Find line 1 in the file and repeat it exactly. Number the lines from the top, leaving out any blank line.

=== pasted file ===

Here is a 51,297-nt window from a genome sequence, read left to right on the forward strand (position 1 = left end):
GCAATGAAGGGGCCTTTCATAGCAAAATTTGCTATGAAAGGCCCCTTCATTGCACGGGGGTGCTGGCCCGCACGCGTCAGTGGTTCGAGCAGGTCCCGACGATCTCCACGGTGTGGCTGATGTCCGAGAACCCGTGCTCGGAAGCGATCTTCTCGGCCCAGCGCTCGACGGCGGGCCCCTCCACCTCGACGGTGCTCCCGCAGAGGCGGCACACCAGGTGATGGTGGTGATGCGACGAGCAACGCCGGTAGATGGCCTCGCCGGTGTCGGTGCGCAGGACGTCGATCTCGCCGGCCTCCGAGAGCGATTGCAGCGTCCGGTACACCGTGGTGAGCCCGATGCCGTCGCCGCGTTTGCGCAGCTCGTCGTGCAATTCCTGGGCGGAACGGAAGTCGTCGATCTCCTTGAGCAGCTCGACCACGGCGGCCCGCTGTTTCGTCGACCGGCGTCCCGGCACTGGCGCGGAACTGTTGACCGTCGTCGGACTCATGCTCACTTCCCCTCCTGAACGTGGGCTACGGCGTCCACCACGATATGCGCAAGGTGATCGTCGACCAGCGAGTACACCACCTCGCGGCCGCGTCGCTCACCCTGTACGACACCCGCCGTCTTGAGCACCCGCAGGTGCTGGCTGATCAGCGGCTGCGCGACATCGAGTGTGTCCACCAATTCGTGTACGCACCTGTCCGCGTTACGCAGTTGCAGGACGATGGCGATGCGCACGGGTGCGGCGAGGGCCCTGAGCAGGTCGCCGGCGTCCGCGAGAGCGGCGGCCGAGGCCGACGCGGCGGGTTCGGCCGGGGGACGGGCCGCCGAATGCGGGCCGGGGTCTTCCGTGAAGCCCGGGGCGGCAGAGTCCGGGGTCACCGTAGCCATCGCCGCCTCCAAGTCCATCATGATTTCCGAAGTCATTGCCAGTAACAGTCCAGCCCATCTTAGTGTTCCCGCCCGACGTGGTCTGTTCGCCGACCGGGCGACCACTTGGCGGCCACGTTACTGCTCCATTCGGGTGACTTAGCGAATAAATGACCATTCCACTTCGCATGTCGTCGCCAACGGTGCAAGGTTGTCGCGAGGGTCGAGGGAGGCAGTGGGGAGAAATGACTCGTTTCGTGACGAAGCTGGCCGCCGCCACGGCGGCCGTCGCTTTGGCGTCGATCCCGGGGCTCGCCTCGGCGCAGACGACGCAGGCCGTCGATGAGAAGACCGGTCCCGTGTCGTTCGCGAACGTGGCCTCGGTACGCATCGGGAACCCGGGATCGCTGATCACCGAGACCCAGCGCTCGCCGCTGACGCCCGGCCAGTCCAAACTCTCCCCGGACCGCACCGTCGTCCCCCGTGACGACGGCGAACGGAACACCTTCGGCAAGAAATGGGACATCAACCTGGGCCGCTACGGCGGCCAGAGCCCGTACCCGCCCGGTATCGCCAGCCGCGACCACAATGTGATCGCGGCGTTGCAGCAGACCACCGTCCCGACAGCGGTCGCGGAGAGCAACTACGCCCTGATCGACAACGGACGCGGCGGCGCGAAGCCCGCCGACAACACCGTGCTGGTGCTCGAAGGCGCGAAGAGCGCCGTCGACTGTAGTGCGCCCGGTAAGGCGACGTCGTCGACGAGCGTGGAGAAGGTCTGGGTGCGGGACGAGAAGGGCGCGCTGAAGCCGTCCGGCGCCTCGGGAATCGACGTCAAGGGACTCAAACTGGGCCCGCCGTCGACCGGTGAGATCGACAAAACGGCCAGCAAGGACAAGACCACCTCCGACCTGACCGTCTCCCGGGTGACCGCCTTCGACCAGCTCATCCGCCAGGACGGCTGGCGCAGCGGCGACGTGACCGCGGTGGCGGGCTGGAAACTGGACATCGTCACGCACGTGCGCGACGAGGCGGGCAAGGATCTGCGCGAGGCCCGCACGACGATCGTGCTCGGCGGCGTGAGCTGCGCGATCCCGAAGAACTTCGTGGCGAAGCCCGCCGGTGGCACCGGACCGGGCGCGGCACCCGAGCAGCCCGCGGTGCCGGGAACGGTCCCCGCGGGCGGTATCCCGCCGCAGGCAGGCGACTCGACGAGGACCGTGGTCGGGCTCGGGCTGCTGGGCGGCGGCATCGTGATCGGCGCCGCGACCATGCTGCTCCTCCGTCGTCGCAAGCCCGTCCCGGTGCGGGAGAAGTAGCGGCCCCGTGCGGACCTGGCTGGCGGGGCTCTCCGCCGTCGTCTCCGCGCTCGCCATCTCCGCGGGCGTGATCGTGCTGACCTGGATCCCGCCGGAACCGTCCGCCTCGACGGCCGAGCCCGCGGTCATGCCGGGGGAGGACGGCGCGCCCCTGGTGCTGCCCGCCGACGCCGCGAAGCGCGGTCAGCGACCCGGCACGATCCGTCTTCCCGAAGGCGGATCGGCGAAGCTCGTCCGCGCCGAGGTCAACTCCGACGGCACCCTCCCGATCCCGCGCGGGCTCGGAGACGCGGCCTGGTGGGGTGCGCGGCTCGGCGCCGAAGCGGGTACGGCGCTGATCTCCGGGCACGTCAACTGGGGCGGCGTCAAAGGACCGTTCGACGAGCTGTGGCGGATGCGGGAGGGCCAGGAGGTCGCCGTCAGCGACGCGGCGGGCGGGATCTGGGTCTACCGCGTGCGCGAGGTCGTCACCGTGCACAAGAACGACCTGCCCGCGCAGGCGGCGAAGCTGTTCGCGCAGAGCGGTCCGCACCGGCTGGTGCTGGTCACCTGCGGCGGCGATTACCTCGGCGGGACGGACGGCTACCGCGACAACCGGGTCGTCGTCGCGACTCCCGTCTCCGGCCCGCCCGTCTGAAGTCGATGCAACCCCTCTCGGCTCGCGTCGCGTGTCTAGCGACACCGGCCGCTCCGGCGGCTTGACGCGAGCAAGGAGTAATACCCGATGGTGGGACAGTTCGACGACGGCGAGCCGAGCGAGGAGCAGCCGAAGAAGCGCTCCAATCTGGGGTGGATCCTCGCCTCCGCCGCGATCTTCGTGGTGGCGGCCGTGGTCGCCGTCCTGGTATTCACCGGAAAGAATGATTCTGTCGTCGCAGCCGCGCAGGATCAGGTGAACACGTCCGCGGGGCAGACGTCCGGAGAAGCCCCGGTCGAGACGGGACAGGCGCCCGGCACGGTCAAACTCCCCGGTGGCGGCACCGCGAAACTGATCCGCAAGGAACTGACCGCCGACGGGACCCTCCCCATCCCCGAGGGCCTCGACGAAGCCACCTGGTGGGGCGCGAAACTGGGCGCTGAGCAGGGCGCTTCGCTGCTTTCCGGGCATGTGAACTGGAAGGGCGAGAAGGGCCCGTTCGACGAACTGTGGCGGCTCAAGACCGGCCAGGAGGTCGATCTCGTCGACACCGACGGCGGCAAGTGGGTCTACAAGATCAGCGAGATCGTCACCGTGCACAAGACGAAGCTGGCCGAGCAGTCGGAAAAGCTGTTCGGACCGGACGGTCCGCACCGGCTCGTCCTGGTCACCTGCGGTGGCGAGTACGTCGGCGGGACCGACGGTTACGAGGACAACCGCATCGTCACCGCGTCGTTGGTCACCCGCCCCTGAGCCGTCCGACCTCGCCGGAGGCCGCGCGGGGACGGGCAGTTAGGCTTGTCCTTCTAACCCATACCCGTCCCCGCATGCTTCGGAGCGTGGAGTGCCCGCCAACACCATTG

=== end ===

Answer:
Here is a 51,297-nt window from a genome sequence, read left to right on the forward strand (position 1 = left end):